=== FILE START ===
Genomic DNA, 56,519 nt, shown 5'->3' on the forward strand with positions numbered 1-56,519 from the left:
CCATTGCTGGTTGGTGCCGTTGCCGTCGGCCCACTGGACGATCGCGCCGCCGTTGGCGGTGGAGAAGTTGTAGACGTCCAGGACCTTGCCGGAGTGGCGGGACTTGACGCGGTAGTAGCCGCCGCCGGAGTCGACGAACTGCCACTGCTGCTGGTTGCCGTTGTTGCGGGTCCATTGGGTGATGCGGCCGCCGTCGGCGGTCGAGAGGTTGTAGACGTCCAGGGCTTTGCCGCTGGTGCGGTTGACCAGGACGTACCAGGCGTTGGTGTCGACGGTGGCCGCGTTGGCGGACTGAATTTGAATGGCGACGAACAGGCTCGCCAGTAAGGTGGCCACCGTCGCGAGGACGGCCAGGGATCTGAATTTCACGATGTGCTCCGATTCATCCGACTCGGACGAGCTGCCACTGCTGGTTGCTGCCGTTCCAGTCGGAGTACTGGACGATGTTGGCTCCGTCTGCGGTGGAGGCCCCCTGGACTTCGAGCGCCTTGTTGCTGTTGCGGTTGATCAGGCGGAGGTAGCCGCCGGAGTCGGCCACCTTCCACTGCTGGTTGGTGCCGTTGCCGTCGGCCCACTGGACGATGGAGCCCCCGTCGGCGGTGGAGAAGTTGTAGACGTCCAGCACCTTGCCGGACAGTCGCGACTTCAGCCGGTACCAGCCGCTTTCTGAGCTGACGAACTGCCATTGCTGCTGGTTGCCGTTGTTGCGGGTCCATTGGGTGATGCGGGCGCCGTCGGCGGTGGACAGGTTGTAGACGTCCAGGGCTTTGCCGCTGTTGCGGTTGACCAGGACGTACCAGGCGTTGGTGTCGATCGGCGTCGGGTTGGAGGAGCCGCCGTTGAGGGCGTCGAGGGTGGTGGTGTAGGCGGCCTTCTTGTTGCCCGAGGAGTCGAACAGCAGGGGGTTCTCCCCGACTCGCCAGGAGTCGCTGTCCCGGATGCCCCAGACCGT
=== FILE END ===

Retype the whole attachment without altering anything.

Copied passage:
Genomic DNA, 56,519 nt, shown 5'->3' on the forward strand with positions numbered 1-56,519 from the left:
CCATTGCTGGTTGGTGCCGTTGCCGTCGGCCCACTGGACGATCGCGCCGCCGTTGGCGGTGGAGAAGTTGTAGACGTCCAGGACCTTGCCGGAGTGGCGGGACTTGACGCGGTAGTAGCCGCCGCCGGAGTCGACGAACTGCCACTGCTGCTGGTTGCCGTTGTTGCGGGTCCATTGGGTGATGCGGCCGCCGTCGGCGGTCGAGAGGTTGTAGACGTCCAGGGCTTTGCCGCTGGTGCGGTTGACCAGGACGTACCAGGCGTTGGTGTCGACGGTGGCCGCGTTGGCGGACTGAATTTGAATGGCGACGAACAGGCTCGCCAGTAAGGTGGCCACCGTCGCGAGGACGGCCAGGGATCTGAATTTCACGATGTGCTCCGATTCATCCGACTCGGACGAGCTGCCACTGCTGGTTGCTGCCGTTCCAGTCGGAGTACTGGACGATGTTGGCTCCGTCTGCGGTGGAGGCCCCCTGGACTTCGAGCGCCTTGTTGCTGTTGCGGTTGATCAGGCGGAGGTAGCCGCCGGAGTCGGCCACCTTCCACTGCTGGTTGGTGCCGTTGCCGTCGGCCCACTGGACGATGGAGCCCCCGTCGGCGGTGGAGAAGTTGTAGACGTCCAGCACCTTGCCGGACAGTCGCGACTTCAGCCGGTACCAGCCGCTTTCTGAGCTGACGAACTGCCATTGCTGCTGGTTGCCGTTGTTGCGGGTCCATTGGGTGATGCGGGCGCCGTCGGCGGTGGACAGGTTGTAGACGTCCAGGGCTTTGCCGCTGTTGCGGTTGACCAGGACGTACCAGGCGTTGGTGTCGATCGGCGTCGGGTTGGAGGAGCCGCCGTTGAGGGCGTCGAGGGTGGTGGTGTAGGCGGCCTTCTTGTTGCCCGAGGAGTCGAACAGCAGGGGGTTCTCCCCGACTCGCCAGGAGTCGCTGTCCCGGATGCCCCAGACCGT